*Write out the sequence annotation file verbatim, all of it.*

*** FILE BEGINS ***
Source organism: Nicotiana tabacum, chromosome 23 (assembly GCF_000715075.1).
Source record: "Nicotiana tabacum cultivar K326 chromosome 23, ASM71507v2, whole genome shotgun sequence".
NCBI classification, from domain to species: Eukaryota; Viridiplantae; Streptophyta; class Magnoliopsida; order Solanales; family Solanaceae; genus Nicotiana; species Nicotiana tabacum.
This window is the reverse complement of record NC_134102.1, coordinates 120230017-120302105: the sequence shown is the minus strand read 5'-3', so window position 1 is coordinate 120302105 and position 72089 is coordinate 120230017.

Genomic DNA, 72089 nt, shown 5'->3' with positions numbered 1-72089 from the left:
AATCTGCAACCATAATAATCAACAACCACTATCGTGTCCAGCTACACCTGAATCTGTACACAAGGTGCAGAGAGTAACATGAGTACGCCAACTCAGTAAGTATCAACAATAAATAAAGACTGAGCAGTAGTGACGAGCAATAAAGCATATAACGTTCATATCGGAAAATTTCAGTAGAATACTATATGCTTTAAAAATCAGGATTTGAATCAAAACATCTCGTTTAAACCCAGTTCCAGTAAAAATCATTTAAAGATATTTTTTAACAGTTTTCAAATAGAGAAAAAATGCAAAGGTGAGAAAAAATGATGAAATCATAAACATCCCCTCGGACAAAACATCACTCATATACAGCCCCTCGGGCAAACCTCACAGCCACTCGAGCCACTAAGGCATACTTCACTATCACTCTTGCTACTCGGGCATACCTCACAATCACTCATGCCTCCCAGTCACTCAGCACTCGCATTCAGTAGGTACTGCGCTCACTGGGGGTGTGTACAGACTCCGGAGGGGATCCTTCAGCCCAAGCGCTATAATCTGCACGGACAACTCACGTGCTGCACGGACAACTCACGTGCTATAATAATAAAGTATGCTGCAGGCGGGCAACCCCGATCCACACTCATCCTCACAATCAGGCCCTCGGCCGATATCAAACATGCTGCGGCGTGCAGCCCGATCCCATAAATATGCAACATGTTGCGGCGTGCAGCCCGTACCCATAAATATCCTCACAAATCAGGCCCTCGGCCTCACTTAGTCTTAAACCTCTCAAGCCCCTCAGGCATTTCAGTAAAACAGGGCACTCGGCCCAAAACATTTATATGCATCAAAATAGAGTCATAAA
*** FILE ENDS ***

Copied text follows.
Source organism: Nicotiana tabacum, chromosome 23 (assembly GCF_000715075.1).
Source record: "Nicotiana tabacum cultivar K326 chromosome 23, ASM71507v2, whole genome shotgun sequence".
NCBI classification, from domain to species: Eukaryota; Viridiplantae; Streptophyta; class Magnoliopsida; order Solanales; family Solanaceae; genus Nicotiana; species Nicotiana tabacum.
This window is the reverse complement of record NC_134102.1, coordinates 120230017-120302105: the sequence shown is the minus strand read 5'-3', so window position 1 is coordinate 120302105 and position 72089 is coordinate 120230017.

Genomic DNA, 72089 nt, shown 5'->3' with positions numbered 1-72089 from the left:
AATCTGCAACCATAATAATCAACAACCACTATCGTGTCCAGCTACACCTGAATCTGTACACAAGGTGCAGAGAGTAACATGAGTACGCCAACTCAGTAAGTATCAACAATAAATAAAGACTGAGCAGTAGTGACGAGCAATAAAGCATATAACGTTCATATCGGAAAATTTCAGTAGAATACTATATGCTTTAAAAATCAGGATTTGAATCAAAACATCTCGTTTAAACCCAGTTCCAGTAAAAATCATTTAAAGATATTTTTTAACAGTTTTCAAATAGAGAAAAAATGCAAAGGTGAGAAAAAATGATGAAATCATAAACATCCCCTCGGACAAAACATCACTCATATACAGCCCCTCGGGCAAACCTCACAGCCACTCGAGCCACTAAGGCATACTTCACTATCACTCTTGCTACTCGGGCATACCTCACAATCACTCATGCCTCCCAGTCACTCAGCACTCGCATTCAGTAGGTACTGCGCTCACTGGGGGTGTGTACAGACTCCGGAGGGGATCCTTCAGCCCAAGCGCTATAATCTGCACGGACAACTCACGTGCTGCACGGACAACTCACGTGCTATAATAATAAAGTATGCTGCAGGCGGGCAACCCCGATCCACACTCATCCTCACAATCAGGCCCTCGGCCGATATCAAACATGCTGCGGCGTGCAGCCCGATCCCATAAATATGCAACATGTTGCGGCGTGCAGCCCGTACCCATAAATATCCTCACAAATCAGGCCCTCGGCCTCACTTAGTCTTAAACCTCTCAAGCCCCTCAGGCATTTCAGTAAAACAGGGCACTCGGCCCAAAACATTTATATGCATCAAAATAGAGTCATAAA